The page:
My name is Yero Sunwind, and this is my first "life letter".
Last night Sira and I had a lengthy talk about our plans for the future. At one point Sira noticed that a lot of visionaries tend to become cynical - the reason being they lose sight of their goals. These "documentations" shall record my aspirations. In moments of weakness I want to read these, to remind myself of what is dear to me. Well, this is the first one.
Just yesterday the Keeper of the Order from Ark visited the village. And if that weren't enough, he also detected some magic inside of me. Is that even possible? Me, an arcanist! It's difficult to express my feelings with words. I feel like all my hard work is finally paying off.
Interestingly this arouses a peculiar, somewhat morbid thought: Maybe it is, in some sad way, even "good" that my mother passed away. Why? Because it opened my eyes. Now I don't feel anything other than a lack of understanding - and yes, even anger - towards the simpletons of the village, both the children and adults. Day after day, it is always the same: They get up, work, and let themselves be amused by the bards in the evening. Can't they see what's happening with the world? Everything they pass on, should it really be just a brief inscription on a stone? Sira is different. She understands me; she shares my dream. And if Master Igraz accepts her as an apprentice, we could continue to be as close in the noviciate as we are right now.
Fifteen years have passed and a lot of my wishes have come true. Sira and I are now living together, but with the craftsmen, instead of in the Temple Quarters.
It has been five years since I completed the Holy Trial. Despite what I had originally planned, I have decided against the military path and will be a school teacher instead. Why? Because I believe that I can reach a lot more people by sharing my vision with the young, rather than fighting in wars. Such things might sometimes be necessary, but they stand for everything that I stand against.
Beyond that, the Truchessa has recently adopted the "Food Bank" bill, which Sira and I developed together. Twice a year rich Endraleans are obliged to contribute a handful of Pennies into a chest, with which the poorest in the Undercity are bought a warm meal. The reactions were mixed. Some agreed almost enthusiastically, while others were outraged. Often I would hear things like "It's their own fault they live in misfortune!" or "If they would actually work, they wouldn't starve." Such people make me furious. What cursed ignorance this is! Of course it's easy for them to see the sky from the top of their ivory towers, but they will never understand the plight of the poor.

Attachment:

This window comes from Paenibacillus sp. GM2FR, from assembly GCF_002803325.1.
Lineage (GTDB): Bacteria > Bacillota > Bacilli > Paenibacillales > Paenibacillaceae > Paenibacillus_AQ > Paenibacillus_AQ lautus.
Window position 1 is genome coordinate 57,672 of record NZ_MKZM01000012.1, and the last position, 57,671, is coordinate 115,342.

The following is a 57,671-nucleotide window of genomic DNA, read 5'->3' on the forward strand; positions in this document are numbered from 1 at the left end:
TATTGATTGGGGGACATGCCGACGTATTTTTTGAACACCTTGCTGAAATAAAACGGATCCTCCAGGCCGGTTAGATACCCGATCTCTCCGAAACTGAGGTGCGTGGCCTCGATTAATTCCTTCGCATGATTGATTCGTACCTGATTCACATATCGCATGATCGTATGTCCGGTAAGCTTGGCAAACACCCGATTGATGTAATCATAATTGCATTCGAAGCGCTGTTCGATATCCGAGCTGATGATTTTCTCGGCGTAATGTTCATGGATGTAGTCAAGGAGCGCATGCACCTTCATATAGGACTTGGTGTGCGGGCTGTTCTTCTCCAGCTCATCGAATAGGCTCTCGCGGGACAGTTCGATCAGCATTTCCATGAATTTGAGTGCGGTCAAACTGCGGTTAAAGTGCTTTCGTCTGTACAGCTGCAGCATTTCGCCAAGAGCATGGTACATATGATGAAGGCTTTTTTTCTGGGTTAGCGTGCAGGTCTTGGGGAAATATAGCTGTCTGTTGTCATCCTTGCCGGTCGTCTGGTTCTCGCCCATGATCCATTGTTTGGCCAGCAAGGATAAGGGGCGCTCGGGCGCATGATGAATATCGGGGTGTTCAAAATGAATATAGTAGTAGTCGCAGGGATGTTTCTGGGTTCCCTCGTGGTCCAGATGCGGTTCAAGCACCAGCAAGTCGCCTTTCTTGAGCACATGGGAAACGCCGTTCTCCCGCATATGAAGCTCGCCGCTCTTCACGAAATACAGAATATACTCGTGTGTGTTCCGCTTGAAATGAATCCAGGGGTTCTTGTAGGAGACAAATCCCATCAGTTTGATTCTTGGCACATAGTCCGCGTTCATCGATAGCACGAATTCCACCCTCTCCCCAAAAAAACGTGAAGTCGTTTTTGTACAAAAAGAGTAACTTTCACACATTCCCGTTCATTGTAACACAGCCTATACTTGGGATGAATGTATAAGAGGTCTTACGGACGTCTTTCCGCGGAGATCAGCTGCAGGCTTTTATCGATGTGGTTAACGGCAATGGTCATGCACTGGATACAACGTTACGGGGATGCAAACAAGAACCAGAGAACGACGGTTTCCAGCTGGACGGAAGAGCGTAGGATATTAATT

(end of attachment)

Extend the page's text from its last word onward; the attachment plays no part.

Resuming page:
Despite how angry this letter might seem, I'm quite content overall. I am starting to feel as if I have a purpose, that I'm moving in the right direction. And my happiness is due in no small part to the woman who has always stayed by my side throughout all these years. It's strange ... I know you will probably never read these pages, just as I might never see one of your letters, but still, I have the feeling as I'm writing these words that I'm talking to you through the ink. With that in mind: I love you, Sira.
Sira is dead. Killed by a group of scoundrels as she was delivering food for the Food Bank in the Undercity.
How quickly these words have been written down. But how can I express this anguish, this ... emptiness, even remotely? It sounds so absurd. I'm talking to a piece of paper, because no one else wants to listen to me, nor could they even remotely understand what this means to me. Sira always told me that these letters would give me strength, but they don't. These lines appear unfamiliar to me; everything feels wrong. I feel wrong as I get up in the morning. I feel wrong when the sun hides behind the cloudy sky at noon, and I feel wrong as I lie alone in this big bed in the evening.
Malphas judges suicide to be a sin, since every one of us has a purpose in life to fulfill. But could this really be my purpose? I might have thirty winters left at most, depending on whether or not an illness snatches me away, and behind me I can see nothing but failed dreams. Our damned Food Bank has led to downright wars at the banquets of the Undercity, the rich trying to weasel their way out of making payments as much as they can ... And in front of me I can see nothing but ... Fog? That seems most fitting.
So tell me, Malphas, is this really my path, is this my purpose? To be a failure whose fate it is to die alone?
My thoughts are chaotic, and I'm tired. I don't want to keep writing.